Hospice Taught Me Life Lessons that I couldn’t Learn at School or Through a Book

During National Hospice Month we will make it our mission to crush many myths about hospice. Today one of our high school Volunteers shares how her perception of hospice changed once she learned what hospice really is. Hospice is care designed for patients with a life-limiting illness. Hospice is not where you go to die, rather hospice professionals are trained to assist patients in living their lives fully, creating more moments, and without pain until the end of their lives. Read on to hear what Emily has to say about hospice.

When I’m asked, “What does hospice mean to you?” I tend to struggle to find a concise amount of words that will cover everything that I feel about hospice. Those who do not know much about hospice would tell you that hospice means, “end of life care” and though they are right, there are many different aspects of hospice that most people don’t know about. For example, I think there is a misconception within hospice having a negative connotation … the negative connotation of death. To me, hospice doesn’t mean death. On the contrary, hospice means living–in the most comfortable way for the time that a patient has left on Earth. I believe hospice means quality of life, not quantity of life.

No matter how long a person has left in this life, whether it be six months, one month, or two years, hospice will help ensure that a person is peaceful and has a better quality of life. To me, hospice is one of the largest acts of good that a person can be a part of because it allows one to be part of something bigger than themselves and I’m glad that I’ve gotten to experience this first hand.

I still remember sitting in my Health Occupations class during my sophomore year of high school and listening to a Heart ‘n Home Volunteer Coordinator teach us about hospice. I remember hearing about the history of hospice and the difference that teenagers, like myself, could make in our community by becoming a Hospice Volunteer or Cicely Ambassador. That was the day that I decided to become a part of the change. I became a Volunteer that next summer and was assigned my first patient–which became my one and only patient for almost two years. At the beginning of my Volunteer journey, I was nervous and a little scared. Being in the world of hospice was a new experience for me. I had never even dealt with a death in my family–I didn’t understand truly what death was. I, like many others, saw death with fear and hostility. Once I began to visit my patient, I realized that death wasn’t meant to be seen as a negative element. It’s a natural part of life and hospice is a service that helps make the process a more comfortable one. Sadly, there are many patients that don’t have family or friends that are close enough to visit them and every person in this world needs a friend. They need a person to listen to them. As a Volunteer, I wanted my patients to know they were heard, cared for, and valued.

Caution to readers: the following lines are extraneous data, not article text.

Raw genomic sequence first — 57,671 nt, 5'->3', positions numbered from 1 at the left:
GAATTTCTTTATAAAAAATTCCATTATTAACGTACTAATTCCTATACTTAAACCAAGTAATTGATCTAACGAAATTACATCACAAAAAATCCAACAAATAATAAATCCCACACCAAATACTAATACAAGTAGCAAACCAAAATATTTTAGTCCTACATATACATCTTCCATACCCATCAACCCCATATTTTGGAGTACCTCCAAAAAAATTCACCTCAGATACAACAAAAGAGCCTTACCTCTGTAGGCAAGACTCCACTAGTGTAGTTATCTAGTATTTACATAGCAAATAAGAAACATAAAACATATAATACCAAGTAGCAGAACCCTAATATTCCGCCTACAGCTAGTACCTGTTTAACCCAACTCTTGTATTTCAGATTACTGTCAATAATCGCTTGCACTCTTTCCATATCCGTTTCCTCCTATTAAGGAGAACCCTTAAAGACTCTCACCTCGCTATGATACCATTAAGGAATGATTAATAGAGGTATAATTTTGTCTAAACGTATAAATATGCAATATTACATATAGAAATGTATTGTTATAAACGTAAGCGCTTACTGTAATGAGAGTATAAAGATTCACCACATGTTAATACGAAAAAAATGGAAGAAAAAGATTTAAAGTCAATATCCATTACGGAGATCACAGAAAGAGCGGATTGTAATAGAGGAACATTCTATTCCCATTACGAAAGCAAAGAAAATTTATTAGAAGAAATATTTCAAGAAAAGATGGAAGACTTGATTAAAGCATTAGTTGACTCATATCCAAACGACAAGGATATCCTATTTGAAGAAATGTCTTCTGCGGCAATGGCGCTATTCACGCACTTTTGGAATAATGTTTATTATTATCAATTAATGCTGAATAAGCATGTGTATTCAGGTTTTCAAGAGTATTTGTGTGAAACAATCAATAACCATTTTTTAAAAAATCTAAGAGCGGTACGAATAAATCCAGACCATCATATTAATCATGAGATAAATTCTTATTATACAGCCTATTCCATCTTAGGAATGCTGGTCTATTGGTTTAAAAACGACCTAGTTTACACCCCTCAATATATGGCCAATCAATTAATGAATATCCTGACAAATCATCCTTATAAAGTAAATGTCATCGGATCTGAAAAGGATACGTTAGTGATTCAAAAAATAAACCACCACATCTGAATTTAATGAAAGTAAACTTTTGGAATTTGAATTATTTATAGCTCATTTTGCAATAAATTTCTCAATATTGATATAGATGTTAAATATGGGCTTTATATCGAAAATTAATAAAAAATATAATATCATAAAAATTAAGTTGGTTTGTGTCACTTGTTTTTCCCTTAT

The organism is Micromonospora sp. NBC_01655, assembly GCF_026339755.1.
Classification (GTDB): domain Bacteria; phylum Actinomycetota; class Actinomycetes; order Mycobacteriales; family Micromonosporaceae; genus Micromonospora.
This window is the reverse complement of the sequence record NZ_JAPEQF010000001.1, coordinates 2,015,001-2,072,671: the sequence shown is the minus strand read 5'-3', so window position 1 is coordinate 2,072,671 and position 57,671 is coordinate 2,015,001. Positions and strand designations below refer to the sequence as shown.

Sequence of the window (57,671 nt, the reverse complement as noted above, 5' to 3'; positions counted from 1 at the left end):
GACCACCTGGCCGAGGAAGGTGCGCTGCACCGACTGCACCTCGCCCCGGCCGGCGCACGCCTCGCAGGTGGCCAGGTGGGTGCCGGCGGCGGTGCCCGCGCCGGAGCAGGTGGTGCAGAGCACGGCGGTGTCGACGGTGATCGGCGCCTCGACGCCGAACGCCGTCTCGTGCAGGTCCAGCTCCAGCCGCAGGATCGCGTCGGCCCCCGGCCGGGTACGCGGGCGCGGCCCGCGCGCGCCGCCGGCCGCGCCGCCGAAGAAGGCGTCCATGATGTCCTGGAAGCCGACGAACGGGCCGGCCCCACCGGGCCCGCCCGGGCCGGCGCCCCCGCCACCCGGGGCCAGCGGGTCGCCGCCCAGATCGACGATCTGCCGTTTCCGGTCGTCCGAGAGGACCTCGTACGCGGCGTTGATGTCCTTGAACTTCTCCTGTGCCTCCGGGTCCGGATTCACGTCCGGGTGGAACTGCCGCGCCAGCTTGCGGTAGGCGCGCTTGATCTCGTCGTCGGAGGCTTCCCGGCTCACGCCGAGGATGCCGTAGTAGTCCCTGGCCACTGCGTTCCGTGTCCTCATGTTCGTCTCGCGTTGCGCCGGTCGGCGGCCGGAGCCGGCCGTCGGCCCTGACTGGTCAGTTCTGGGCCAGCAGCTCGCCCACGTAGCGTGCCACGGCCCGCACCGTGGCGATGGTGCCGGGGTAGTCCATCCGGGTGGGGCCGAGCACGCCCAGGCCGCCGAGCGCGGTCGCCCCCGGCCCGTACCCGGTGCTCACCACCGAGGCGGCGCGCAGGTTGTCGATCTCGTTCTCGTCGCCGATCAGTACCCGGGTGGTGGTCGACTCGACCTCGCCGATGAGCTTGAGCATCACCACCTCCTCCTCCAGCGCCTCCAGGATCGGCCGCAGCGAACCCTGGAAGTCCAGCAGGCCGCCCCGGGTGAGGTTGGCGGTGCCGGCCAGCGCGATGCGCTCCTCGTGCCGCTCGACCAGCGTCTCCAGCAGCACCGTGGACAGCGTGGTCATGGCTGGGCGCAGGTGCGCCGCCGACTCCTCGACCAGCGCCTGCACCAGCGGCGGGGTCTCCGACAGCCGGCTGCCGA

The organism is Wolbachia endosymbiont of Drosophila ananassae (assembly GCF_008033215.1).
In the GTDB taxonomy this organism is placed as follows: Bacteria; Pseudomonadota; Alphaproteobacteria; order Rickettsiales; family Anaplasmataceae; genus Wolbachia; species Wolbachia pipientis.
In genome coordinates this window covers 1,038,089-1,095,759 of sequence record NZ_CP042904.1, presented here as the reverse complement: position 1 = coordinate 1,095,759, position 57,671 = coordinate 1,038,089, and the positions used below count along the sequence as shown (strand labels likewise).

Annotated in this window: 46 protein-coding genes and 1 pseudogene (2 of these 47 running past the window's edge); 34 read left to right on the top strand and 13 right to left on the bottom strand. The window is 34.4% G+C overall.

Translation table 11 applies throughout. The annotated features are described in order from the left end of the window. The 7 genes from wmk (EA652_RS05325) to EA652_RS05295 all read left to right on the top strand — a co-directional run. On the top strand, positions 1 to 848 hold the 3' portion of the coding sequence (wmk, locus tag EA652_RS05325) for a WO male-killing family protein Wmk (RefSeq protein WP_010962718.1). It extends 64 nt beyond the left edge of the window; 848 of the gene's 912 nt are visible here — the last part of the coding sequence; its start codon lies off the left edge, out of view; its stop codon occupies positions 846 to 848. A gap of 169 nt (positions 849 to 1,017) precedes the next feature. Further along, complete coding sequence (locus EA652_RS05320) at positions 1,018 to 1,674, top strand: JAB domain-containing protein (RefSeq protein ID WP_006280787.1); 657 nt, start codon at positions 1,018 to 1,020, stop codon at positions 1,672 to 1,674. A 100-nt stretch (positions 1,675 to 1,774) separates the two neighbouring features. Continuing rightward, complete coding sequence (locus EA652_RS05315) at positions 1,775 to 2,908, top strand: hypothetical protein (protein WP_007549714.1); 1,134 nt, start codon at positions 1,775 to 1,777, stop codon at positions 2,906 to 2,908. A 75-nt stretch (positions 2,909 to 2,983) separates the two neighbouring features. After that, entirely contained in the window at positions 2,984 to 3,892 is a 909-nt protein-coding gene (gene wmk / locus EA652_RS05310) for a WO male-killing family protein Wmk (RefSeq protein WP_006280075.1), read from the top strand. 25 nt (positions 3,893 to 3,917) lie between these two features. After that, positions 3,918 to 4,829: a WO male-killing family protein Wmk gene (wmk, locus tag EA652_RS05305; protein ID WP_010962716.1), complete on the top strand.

My first patient was crucial to my understanding of meaningful relationships and my sense of self-worth. Every time I visited my patient he was happy. I never saw a frown on his face. He taught me a lot about happiness and getting through rough times. Even if I had a bad day, I left his house with a smile on my face. It was hard not to smile after being around him! He always reminded me to keep doing well in school and to not let little things upset me. It was with this patient that I really realized the good I was doing. Not only did I feel it, but he would always remind me. By being a Volunteer my junior year and a Cicely Ambassador my senior year, I’ve learned how to be a leader, how to communicate, and how to have a greater sense of empathy for others at the end of life. I know that being a part of the Heart ‘n Home organization, I’ve learned several life lessons that I will carry with me throughout life during my future endeavors. I have a lot of pride in this organization because it has taught me life lessons that I couldn’t learn at school or through a book.

Emilly P., Heart ‘n Home Cicely Ambassador Volunteer, shared what she has learned from being a Hospice Volunteer. Hospice service helps thousands of patients and their loved ones through one of the most emotional times of life. Hospice Volunteers offer extra support to hospice patients. They are the added bonus, the little extra something, and the cherry on top of hospice services. If you are interested in learning more about the life-changing experience of Volunteering, visit our website at www.goHOSPICE.com.

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